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n African Security Review - Poverty, pipeline vandalisation / explosion and human security : integrating disaster management into poverty reduction in Nigeria : essay

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Abstract

This paper interrogates the common official refrain to attribute vandalisation-induced pipeline explosion to poverty in the country. It argues that although poverty has explanatory relevance in terms of the ubiquity of oil pipeline explosion, such attribution conceals more than it reveals: it clearly shows that the poor are the direct and hardest hit in oil pipeline explosion in Nigeria, but conceals the fact that rich vandalisation barons are behind these threats to human security; it conceals the contradiction between the material circumstances of the victims and the sophisticated technology deployed in such nefarious acts. While it reveals the disempowerment of the poor to negotiate their survival outside the lure of fuel scooping, it conceals the power of the barons to easily negotiate their freedom from conviction. Also, it conceals the seeming contradiction of perceptions of security between the government officials and the poor citizens. The paper therefore argues that it is this prevalent situation that not only accounts for the frequency of pipeline vandalisation, but provides reasons that government fails to pay compensation to victims of explosion or to evolve proactive disaster response strategies. Thus, it advocates the integration of a disaster management framework into government's overall effort of poverty reduction in the country.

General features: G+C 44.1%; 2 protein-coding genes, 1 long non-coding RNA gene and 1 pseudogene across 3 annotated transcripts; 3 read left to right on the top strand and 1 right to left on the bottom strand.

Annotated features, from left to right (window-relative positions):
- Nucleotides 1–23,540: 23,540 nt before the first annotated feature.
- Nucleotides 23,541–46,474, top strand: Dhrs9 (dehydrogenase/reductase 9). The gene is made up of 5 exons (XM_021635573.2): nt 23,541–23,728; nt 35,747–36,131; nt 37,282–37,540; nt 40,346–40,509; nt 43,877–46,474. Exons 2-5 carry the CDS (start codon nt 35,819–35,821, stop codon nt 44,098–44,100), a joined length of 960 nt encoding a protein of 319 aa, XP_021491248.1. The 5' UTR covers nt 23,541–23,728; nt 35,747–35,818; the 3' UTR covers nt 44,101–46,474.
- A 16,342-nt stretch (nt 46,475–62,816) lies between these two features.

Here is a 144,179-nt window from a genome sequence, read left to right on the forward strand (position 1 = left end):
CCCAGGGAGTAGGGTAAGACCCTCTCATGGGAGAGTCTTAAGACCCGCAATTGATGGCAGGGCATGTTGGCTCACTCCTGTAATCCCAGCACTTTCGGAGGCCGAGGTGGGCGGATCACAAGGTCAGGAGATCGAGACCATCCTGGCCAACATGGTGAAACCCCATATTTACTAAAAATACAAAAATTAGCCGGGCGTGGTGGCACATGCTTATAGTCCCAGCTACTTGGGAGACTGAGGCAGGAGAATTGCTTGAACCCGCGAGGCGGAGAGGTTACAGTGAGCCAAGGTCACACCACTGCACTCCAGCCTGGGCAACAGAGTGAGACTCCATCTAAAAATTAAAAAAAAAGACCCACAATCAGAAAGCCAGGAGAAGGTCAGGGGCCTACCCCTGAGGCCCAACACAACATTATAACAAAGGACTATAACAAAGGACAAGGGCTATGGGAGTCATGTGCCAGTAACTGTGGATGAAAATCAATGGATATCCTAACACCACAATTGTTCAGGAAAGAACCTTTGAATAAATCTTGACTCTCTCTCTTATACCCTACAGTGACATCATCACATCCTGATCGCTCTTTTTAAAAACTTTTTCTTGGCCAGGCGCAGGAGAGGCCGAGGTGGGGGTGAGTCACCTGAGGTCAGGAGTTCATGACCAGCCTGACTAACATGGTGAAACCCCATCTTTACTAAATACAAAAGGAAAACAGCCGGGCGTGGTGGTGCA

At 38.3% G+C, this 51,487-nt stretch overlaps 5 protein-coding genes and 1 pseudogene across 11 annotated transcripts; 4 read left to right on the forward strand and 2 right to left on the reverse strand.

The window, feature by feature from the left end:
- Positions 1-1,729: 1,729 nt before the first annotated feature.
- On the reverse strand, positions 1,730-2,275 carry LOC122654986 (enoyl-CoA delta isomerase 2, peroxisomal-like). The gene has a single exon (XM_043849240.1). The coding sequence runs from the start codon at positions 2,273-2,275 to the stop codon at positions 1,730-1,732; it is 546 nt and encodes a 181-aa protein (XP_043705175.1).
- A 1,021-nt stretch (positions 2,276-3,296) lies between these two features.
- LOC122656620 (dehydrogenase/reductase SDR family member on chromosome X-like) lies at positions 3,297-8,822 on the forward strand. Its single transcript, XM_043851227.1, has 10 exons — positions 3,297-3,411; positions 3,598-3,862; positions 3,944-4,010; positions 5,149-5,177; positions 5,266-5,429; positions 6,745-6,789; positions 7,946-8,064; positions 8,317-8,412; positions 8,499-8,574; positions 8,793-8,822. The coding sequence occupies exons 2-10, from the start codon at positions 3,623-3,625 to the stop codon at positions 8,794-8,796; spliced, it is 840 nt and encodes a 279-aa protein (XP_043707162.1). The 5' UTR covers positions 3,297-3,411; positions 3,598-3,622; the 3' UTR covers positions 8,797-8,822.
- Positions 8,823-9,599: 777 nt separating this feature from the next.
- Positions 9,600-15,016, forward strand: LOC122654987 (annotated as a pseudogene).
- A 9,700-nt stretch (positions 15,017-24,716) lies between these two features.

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/content/isafsec/16/2/EJC47388
2007-06-01
2016-12-03
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